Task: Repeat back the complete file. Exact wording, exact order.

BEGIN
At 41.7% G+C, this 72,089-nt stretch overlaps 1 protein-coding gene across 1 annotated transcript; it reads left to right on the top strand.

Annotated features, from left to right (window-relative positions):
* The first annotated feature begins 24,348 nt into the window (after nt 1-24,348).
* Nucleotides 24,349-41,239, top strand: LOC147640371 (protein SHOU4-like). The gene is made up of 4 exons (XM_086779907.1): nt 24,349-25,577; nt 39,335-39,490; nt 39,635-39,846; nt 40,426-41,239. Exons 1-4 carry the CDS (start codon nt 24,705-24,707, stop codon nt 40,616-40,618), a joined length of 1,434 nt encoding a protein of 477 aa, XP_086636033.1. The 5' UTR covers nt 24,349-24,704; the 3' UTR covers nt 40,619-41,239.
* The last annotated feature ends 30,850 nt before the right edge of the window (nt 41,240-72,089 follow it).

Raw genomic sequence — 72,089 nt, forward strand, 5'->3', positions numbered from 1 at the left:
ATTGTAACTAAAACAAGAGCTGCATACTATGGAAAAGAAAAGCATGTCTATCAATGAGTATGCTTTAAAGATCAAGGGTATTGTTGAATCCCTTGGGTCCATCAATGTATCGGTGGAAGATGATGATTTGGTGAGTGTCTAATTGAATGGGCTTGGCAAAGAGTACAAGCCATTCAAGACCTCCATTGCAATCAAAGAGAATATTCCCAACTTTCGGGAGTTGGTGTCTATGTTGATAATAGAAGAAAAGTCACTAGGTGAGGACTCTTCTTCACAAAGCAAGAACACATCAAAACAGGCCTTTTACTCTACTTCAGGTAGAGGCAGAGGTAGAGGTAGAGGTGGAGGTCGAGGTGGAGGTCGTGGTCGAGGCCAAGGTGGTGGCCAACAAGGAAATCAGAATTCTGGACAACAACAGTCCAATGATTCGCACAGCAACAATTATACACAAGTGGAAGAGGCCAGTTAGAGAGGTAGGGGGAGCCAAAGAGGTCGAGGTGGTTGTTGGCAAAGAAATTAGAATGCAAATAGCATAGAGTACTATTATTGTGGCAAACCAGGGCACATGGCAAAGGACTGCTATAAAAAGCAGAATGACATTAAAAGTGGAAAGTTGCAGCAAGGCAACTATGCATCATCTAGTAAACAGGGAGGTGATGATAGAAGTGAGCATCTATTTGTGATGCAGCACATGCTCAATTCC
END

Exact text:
At 41.7% G+C, this 72,089-nt stretch overlaps 1 protein-coding gene across 1 annotated transcript; it reads left to right on the top strand.

Annotated features, from left to right (window-relative positions):
* The first annotated feature begins 24,348 nt into the window (after nt 1-24,348).
* Nucleotides 24,349-41,239, top strand: LOC147640371 (protein SHOU4-like). The gene is made up of 4 exons (XM_086779907.1): nt 24,349-25,577; nt 39,335-39,490; nt 39,635-39,846; nt 40,426-41,239. Exons 1-4 carry the CDS (start codon nt 24,705-24,707, stop codon nt 40,616-40,618), a joined length of 1,434 nt encoding a protein of 477 aa, XP_086636033.1. The 5' UTR covers nt 24,349-24,704; the 3' UTR covers nt 40,619-41,239.
* The last annotated feature ends 30,850 nt before the right edge of the window (nt 41,240-72,089 follow it).

Raw genomic sequence — 72,089 nt, forward strand, 5'->3', positions numbered from 1 at the left:
ATTGTAACTAAAACAAGAGCTGCATACTATGGAAAAGAAAAGCATGTCTATCAATGAGTATGCTTTAAAGATCAAGGGTATTGTTGAATCCCTTGGGTCCATCAATGTATCGGTGGAAGATGATGATTTGGTGAGTGTCTAATTGAATGGGCTTGGCAAAGAGTACAAGCCATTCAAGACCTCCATTGCAATCAAAGAGAATATTCCCAACTTTCGGGAGTTGGTGTCTATGTTGATAATAGAAGAAAAGTCACTAGGTGAGGACTCTTCTTCACAAAGCAAGAACACATCAAAACAGGCCTTTTACTCTACTTCAGGTAGAGGCAGAGGTAGAGGTAGAGGTGGAGGTCGAGGTGGAGGTCGTGGTCGAGGCCAAGGTGGTGGCCAACAAGGAAATCAGAATTCTGGACAACAACAGTCCAATGATTCGCACAGCAACAATTATACACAAGTGGAAGAGGCCAGTTAGAGAGGTAGGGGGAGCCAAAGAGGTCGAGGTGGTTGTTGGCAAAGAAATTAGAATGCAAATAGCATAGAGTACTATTATTGTGGCAAACCAGGGCACATGGCAAAGGACTGCTATAAAAAGCAGAATGACATTAAAAGTGGAAAGTTGCAGCAAGGCAACTATGCATCATCTAGTAAACAGGGAGGTGATGATAGAAGTGAGCATCTATTTGTGATGCAGCACATGCTCAATTCC